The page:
Posted by: Jeff | January 26, 2010

Spending Freeze, Jeff’s Take

The key part of Joe’s post is this: “Who cares about the budget deficit getting too big? Independents. Which is who the Dems need to stay in power.” This is a cover-your-ass political move on the part of the Obama Administration in the wake of the populist anger signaled by Brown’s win in Massachusetts.

On policy grounds, I’m moderately opposed. As Ezra Klein points out in another post, if the freeze pans out the way the Administration wants, it would arguably be good for the country. But once the idea of the freeze hits the messy realities of Congress, that’s unlikely to happen.

The way this works is simple: The administration will target worthless programs, like agricultural subsidies, in order to preserve good programs. But the reason worthless programs live in budget after budget is they have powerful backers. And those backers will rush to Congress to protect their profits. You think Blanche Lincoln, who chairs the Senate Agricultural Committee and is behind in the polls for her 2010 reelection, is going to let her state’s subsidies get gored?

Now you’ve removed some of the cuts, but you still want to hit the overall target. So the cuts could get reapportioned to hit programs that lack powerful constituencies. Many of those programs help the poor.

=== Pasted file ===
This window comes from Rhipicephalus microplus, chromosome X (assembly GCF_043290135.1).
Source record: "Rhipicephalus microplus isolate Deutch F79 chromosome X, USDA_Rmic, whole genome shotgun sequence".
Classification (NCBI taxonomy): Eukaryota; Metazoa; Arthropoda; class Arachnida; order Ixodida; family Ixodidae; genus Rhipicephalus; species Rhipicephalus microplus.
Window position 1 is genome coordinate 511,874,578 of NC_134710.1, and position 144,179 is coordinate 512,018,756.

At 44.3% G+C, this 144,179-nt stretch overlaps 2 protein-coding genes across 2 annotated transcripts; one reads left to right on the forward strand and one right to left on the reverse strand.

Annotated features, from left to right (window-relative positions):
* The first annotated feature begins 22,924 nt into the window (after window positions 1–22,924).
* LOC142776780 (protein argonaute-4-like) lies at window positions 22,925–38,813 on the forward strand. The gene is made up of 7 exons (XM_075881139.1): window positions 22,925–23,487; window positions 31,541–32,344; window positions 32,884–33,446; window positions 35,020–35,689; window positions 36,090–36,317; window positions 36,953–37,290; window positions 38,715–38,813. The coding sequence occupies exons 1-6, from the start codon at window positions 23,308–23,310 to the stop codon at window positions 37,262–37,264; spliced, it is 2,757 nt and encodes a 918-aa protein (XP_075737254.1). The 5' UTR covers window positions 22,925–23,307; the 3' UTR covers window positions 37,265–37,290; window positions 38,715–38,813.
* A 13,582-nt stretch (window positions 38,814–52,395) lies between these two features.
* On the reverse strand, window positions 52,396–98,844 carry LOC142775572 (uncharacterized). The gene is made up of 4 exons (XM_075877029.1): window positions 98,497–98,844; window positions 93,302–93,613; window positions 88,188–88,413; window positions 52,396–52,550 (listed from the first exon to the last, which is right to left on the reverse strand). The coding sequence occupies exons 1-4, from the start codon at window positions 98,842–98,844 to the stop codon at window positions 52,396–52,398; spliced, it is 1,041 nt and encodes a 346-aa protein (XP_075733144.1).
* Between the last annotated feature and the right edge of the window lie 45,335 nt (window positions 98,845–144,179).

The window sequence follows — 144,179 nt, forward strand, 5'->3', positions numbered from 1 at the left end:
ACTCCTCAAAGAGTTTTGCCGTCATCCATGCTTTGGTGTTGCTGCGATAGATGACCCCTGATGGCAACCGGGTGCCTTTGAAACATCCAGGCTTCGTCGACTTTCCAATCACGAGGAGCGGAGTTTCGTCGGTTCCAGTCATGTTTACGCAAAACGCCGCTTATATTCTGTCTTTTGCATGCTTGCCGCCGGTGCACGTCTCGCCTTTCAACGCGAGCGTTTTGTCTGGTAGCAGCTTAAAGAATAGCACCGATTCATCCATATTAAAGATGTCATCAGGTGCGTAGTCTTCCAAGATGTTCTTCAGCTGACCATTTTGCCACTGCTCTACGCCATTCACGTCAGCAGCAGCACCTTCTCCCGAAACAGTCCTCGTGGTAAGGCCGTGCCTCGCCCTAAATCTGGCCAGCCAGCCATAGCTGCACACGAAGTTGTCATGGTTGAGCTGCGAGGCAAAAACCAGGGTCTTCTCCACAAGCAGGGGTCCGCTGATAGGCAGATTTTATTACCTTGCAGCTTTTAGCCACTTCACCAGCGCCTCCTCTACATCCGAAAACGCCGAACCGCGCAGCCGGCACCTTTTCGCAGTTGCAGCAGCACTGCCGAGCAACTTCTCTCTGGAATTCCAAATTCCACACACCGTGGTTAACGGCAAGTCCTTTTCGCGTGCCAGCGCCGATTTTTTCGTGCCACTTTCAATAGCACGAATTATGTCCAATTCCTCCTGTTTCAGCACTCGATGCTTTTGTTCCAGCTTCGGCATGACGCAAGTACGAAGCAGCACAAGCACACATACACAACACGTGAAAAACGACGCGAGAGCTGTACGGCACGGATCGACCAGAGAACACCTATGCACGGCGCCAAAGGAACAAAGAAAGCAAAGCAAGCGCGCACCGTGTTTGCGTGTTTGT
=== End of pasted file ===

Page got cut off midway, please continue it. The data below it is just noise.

The danger of proposing a freeze is that the focus is on the freeze, not the precise mix of policies that leads to it. And so it’s a lot easier for Congress to change the mix than reject the overall freeze. But a freeze is very hard to do right, particularly in tough economic times. Doing it wrong would be a catastrophe.

I haven’t checked out Rachel Maddow’s take on the freeze yet, but the argument against deficit reduction during a recession is on the mark. Most Americans tend to think “when families are tightening their belts, government should too.” But this metaphor gets it entirely backwards. During a recession like ours, when demand has collapsed, it falls to the government to step in as the spender of last resort. It seems counter-intuitive, but what you want is bigger deficits during a recession, not smaller ones. Deficit reduction is the kind of thing we should be contemplating three years hence, not right now when we’re still in the pit.

However, is Maddow correct that the proposed freeze will actually exacerbate the recession? Possible, and I’m no expert, but off the top of my head that seems hyperbolic. The proposed freeze is just too modest. As Joe points out, most of the programs that drive our spending will actually be exempted: Medicare, Medicaid, Social Security and the military. Of course, that’s also what makes the proposal so conceptually perverse. It’s the Administration saying, “Because we’re concerned about the deficit, we’re going to enact a spending freeze on those portions of the budget which don’t really add to the deficit.”

As Klein laments in his post on the McCain vs. Obama video, the really depressing thing here is that the Administration is giving up, for the time being, on improving the economic literacy of the American people. They’re abandoning the fight for sound policy in favor of acquiescing to the irrational demands of the American voters’ collective id.

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